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  • Three large scale human studies have confirmed a decreased risk of lung cancer with increase consumption of apples, due to their quercetin (polyphenol) content

  • One study from Hawaii showed a 40-50% decreased risk of lung cancer in people with the highest intake of flavonoids from apples and onions.

  • Further studies on apple polyphenols and lung cancer will be reported here. If you would like to be notified when more research is published, sign up for the AP Science alerts.

Dietary catechins and epithelial cancer incidence: the Zutphen elderly study, Int J Cancer. 2001
Intake of Flavonoids and Lung Cancer, Journal of the National Cancer Institute
Flavonoid intake and risk of chronic diseases, American Journal of Clinical Nutrition 2002
Apple phytochemicals and their health benefits, Nutr J. 2004

Int J Cancer. 2001 Apr 15;92(2):298-302.

Dietary catechins and epithelial cancer incidence: the Zutphen elderly study.

Arts IC, Hollman PC, Bueno De Mesquita HB, Feskens EJ, Kromhout D.

National Institute of Public Health and the Environment (RIVM), Department of Chronic Diseases Epidemiology, PO Box 1, NL-3720 BA Bilthoven, The Netherlands.

The flavonoids, a group of more than 4,000 polyphenolic antioxidants, are potential cancer preventive components of fruits and vegetables. Catechins, one of the 6 major groups of flavonoids, are present in high concentrations in tea as well. Our objective was to evaluate the association between intake of catechins and incidence of epithelial cancers with data from the Zutphen Elderly Study, a prospective cohort study among 728 men aged 65-84 years in 1985. The average catechin intake at baseline was 72 mg/day (range, 0-355 mg/day). After 10 years of follow-up, 96 incident epithelial cancers were recorded, including 42 cases of lung cancer. After multivariate adjustment, catechin intake was not associated with epithelial cancer (risk ratio [RR] from lowest to highest tertile: 1.00, 0.75, 0.94; p for trend: 0.82), or lung cancer (RR from lowest to highest tertile: 1.00, 0.72, 0.92; p for trend: 0.80). Catechins not from tea were borderline significantly inversely associated with lung cancer incidence (RR and 95% confidence interval [CI] for a 7.5-mg increase in intake: 0.66, 0.42-1.05), whereas catechins from tea were not. Catechins from apple, the major source of non-tea catechins, were also related to lung cancer incidence (RR and 95% CI for a 7.5-mg catechin increase: 0.67, 0.38-1.17). Because tea, the major catechin source in this population, was not associated with cancer risk, it seems unlikely that catechins are responsible for the observed inverse trend between non-tea catechins and lung cancer incidence. However, differences in bioavailability of the various catechins may play a role; effects on individual cancer sites cannot be excluded and merit further investigation. Copyright 2001 Wiley-Liss, Inc.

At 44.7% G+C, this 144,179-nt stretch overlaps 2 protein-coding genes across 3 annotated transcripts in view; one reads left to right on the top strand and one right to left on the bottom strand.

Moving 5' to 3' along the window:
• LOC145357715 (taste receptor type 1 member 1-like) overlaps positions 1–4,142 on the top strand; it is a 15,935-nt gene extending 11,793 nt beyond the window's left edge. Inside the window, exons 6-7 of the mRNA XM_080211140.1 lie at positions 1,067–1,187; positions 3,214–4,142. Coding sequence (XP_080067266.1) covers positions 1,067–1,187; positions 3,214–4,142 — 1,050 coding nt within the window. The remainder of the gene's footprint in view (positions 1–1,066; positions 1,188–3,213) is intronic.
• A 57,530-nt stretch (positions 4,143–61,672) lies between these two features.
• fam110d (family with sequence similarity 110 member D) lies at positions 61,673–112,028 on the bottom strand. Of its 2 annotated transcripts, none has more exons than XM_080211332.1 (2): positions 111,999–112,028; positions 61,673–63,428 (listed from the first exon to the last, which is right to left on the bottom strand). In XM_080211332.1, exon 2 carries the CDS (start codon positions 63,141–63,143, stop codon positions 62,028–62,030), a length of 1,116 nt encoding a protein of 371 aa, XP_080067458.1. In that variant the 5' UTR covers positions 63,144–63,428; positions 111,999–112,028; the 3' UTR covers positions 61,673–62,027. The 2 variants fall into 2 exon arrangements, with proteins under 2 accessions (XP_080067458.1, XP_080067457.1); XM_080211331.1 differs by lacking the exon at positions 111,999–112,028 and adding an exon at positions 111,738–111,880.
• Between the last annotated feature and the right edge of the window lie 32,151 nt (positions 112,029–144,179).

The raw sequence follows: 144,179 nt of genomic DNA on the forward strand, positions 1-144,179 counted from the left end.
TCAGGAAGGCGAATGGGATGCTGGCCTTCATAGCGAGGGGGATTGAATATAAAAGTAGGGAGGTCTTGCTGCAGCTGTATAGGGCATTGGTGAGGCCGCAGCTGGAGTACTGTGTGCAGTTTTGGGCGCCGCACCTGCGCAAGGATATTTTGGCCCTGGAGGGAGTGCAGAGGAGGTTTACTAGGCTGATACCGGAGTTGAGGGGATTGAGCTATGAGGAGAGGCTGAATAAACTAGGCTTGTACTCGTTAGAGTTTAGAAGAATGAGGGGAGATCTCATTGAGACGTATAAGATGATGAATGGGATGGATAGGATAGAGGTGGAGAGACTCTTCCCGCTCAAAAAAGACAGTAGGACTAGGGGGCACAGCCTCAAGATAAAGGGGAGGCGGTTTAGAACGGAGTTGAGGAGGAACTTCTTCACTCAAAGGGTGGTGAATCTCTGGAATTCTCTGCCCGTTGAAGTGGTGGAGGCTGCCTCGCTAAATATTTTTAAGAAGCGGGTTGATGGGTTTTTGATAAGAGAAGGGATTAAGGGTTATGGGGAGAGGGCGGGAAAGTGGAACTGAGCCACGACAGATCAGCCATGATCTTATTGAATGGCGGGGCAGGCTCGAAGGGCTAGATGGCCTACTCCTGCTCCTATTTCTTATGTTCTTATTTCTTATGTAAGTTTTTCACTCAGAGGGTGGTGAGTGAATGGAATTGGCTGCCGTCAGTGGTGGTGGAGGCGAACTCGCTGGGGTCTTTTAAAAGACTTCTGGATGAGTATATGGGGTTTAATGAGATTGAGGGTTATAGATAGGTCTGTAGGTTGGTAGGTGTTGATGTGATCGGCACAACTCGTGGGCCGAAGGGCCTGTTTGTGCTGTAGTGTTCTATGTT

PMID: 11291060 [PubMed - indexed for MEDLINE]

Journal of the National Cancer Institute, Vol. 92, No. 2, 154-160, January 19, 2000
© 2000 Oxford University Press

Intake of Flavonoids and Lung Cancer

Loïc Le Marchand, Suzanne P. Murphy, Jean H. Hankin, Lynne R. Wilkens, Laurence N. Kolonel

Affiliation of authors: Etiology Program, Cancer Research Center of Hawaii, University of Hawaii, Honolulu.

Correspondence to: Loïc Le Marchand, M.D., Ph.D., Etiology Program, Cancer Research Center of Hawaii, University of Hawaii, 1236 Lauhala St., Suite 407, Honolulu, HI 96813 (e-mail: